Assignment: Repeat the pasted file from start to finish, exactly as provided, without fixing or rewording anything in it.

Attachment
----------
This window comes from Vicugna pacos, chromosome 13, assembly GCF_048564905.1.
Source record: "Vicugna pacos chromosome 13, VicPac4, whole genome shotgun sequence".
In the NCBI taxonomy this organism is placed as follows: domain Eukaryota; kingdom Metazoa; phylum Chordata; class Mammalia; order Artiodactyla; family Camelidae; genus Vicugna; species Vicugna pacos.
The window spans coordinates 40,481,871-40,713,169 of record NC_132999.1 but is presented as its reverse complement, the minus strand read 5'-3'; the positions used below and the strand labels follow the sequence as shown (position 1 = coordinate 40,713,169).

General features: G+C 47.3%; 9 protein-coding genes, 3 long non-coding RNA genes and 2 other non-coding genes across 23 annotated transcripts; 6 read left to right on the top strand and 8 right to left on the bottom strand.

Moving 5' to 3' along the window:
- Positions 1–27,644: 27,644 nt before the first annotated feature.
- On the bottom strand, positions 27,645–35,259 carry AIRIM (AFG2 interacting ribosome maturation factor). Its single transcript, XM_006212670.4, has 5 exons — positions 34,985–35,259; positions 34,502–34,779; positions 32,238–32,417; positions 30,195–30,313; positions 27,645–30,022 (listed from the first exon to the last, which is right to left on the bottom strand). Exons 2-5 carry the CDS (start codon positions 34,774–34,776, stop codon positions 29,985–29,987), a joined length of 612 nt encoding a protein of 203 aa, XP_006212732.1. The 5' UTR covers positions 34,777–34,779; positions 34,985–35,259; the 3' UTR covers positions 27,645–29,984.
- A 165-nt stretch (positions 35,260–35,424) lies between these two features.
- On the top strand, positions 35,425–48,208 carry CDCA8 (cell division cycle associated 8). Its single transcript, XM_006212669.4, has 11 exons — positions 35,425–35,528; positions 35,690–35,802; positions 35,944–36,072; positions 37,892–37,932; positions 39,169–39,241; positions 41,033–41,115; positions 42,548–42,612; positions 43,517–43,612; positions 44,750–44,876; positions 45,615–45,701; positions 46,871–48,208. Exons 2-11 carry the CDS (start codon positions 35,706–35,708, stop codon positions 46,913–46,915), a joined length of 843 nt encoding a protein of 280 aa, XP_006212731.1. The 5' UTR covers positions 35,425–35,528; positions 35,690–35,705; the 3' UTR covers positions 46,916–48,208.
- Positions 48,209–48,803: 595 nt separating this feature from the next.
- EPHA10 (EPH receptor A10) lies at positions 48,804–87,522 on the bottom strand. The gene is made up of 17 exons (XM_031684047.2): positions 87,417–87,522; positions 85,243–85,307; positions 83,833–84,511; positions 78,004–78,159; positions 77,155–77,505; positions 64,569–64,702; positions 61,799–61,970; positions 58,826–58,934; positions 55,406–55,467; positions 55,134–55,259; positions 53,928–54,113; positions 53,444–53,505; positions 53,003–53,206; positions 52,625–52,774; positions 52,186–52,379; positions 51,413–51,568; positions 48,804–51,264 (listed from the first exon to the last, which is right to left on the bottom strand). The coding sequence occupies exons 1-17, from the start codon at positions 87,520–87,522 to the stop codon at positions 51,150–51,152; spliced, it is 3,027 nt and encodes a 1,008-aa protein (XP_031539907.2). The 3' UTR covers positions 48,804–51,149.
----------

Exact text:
This window comes from Vicugna pacos, chromosome 13, assembly GCF_048564905.1.
Source record: "Vicugna pacos chromosome 13, VicPac4, whole genome shotgun sequence".
In the NCBI taxonomy this organism is placed as follows: domain Eukaryota; kingdom Metazoa; phylum Chordata; class Mammalia; order Artiodactyla; family Camelidae; genus Vicugna; species Vicugna pacos.
The window spans coordinates 40,481,871-40,713,169 of record NC_132999.1 but is presented as its reverse complement, the minus strand read 5'-3'; the positions used below and the strand labels follow the sequence as shown (position 1 = coordinate 40,713,169).

General features: G+C 47.3%; 9 protein-coding genes, 3 long non-coding RNA genes and 2 other non-coding genes across 23 annotated transcripts; 6 read left to right on the top strand and 8 right to left on the bottom strand.

Moving 5' to 3' along the window:
- Positions 1–27,644: 27,644 nt before the first annotated feature.
- On the bottom strand, positions 27,645–35,259 carry AIRIM (AFG2 interacting ribosome maturation factor). Its single transcript, XM_006212670.4, has 5 exons — positions 34,985–35,259; positions 34,502–34,779; positions 32,238–32,417; positions 30,195–30,313; positions 27,645–30,022 (listed from the first exon to the last, which is right to left on the bottom strand). Exons 2-5 carry the CDS (start codon positions 34,774–34,776, stop codon positions 29,985–29,987), a joined length of 612 nt encoding a protein of 203 aa, XP_006212732.1. The 5' UTR covers positions 34,777–34,779; positions 34,985–35,259; the 3' UTR covers positions 27,645–29,984.
- A 165-nt stretch (positions 35,260–35,424) lies between these two features.
- On the top strand, positions 35,425–48,208 carry CDCA8 (cell division cycle associated 8). Its single transcript, XM_006212669.4, has 11 exons — positions 35,425–35,528; positions 35,690–35,802; positions 35,944–36,072; positions 37,892–37,932; positions 39,169–39,241; positions 41,033–41,115; positions 42,548–42,612; positions 43,517–43,612; positions 44,750–44,876; positions 45,615–45,701; positions 46,871–48,208. Exons 2-11 carry the CDS (start codon positions 35,706–35,708, stop codon positions 46,913–46,915), a joined length of 843 nt encoding a protein of 280 aa, XP_006212731.1. The 5' UTR covers positions 35,425–35,528; positions 35,690–35,705; the 3' UTR covers positions 46,916–48,208.
- Positions 48,209–48,803: 595 nt separating this feature from the next.
- EPHA10 (EPH receptor A10) lies at positions 48,804–87,522 on the bottom strand. The gene is made up of 17 exons (XM_031684047.2): positions 87,417–87,522; positions 85,243–85,307; positions 83,833–84,511; positions 78,004–78,159; positions 77,155–77,505; positions 64,569–64,702; positions 61,799–61,970; positions 58,826–58,934; positions 55,406–55,467; positions 55,134–55,259; positions 53,928–54,113; positions 53,444–53,505; positions 53,003–53,206; positions 52,625–52,774; positions 52,186–52,379; positions 51,413–51,568; positions 48,804–51,264 (listed from the first exon to the last, which is right to left on the bottom strand). The coding sequence occupies exons 1-17, from the start codon at positions 87,520–87,522 to the stop codon at positions 51,150–51,152; spliced, it is 3,027 nt and encodes a 1,008-aa protein (XP_031539907.2). The 3' UTR covers positions 48,804–51,149.